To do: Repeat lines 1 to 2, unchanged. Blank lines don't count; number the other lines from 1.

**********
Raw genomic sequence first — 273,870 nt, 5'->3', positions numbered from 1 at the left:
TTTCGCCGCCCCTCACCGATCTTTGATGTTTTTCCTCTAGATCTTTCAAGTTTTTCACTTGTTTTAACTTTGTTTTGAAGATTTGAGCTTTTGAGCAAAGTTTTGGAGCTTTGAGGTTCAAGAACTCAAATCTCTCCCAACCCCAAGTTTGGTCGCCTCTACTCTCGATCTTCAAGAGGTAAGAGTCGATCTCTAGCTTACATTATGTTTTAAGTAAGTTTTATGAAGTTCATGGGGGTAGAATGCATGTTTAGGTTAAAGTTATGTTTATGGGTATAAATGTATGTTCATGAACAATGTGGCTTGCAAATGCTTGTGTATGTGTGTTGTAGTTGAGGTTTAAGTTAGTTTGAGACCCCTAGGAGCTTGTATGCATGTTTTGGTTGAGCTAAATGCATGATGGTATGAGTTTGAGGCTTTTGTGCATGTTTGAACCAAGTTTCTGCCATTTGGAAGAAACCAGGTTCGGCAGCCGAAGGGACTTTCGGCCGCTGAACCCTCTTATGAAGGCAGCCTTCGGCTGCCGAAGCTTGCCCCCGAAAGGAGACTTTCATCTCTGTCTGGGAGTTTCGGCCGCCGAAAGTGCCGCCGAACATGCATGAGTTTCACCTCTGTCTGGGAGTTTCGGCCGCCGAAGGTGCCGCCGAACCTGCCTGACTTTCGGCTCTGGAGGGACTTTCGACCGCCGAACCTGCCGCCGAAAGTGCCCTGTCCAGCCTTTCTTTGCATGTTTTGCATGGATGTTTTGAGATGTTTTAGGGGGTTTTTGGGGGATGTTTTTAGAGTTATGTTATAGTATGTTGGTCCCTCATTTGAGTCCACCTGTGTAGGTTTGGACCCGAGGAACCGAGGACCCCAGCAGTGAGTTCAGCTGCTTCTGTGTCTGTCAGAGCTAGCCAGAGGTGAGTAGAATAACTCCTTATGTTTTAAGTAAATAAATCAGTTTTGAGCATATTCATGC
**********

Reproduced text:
Raw genomic sequence first — 273,870 nt, 5'->3', positions numbered from 1 at the left:
TTTCGCCGCCCCTCACCGATCTTTGATGTTTTTCCTCTAGATCTTTCAAGTTTTTCACTTGTTTTAACTTTGTTTTGAAGATTTGAGCTTTTGAGCAAAGTTTTGGAGCTTTGAGGTTCAAGAACTCAAATCTCTCCCAACCCCAAGTTTGGTCGCCTCTACTCTCGATCTTCAAGAGGTAAGAGTCGATCTCTAGCTTACATTATGTTTTAAGTAAGTTTTATGAAGTTCATGGGGGTAGAATGCATGTTTAGGTTAAAGTTATGTTTATGGGTATAAATGTATGTTCATGAACAATGTGGCTTGCAAATGCTTGTGTATGTGTGTTGTAGTTGAGGTTTAAGTTAGTTTGAGACCCCTAGGAGCTTGTATGCATGTTTTGGTTGAGCTAAATGCATGATGGTATGAGTTTGAGGCTTTTGTGCATGTTTGAACCAAGTTTCTGCCATTTGGAAGAAACCAGGTTCGGCAGCCGAAGGGACTTTCGGCCGCTGAACCCTCTTATGAAGGCAGCCTTCGGCTGCCGAAGCTTGCCCCCGAAAGGAGACTTTCATCTCTGTCTGGGAGTTTCGGCCGCCGAAAGTGCCGCCGAACATGCATGAGTTTCACCTCTGTCTGGGAGTTTCGGCCGCCGAAGGTGCCGCCGAACCTGCCTGACTTTCGGCTCTGGAGGGACTTTCGACCGCCGAACCTGCCGCCGAAAGTGCCCTGTCCAGCCTTTCTTTGCATGTTTTGCATGGATGTTTTGAGATGTTTTAGGGGGTTTTTGGGGGATGTTTTTAGAGTTATGTTATAGTATGTTGGTCCCTCATTTGAGTCCACCTGTGTAGGTTTGGACCCGAGGAACCGAGGACCCCAGCAGTGAGTTCAGCTGCTTCTGTGTCTGTCAGAGCTAGCCAGAGGTGAGTAGAATAACTCCTTATGTTTTAAGTAAATAAATCAGTTTTGAGCATATTCATGC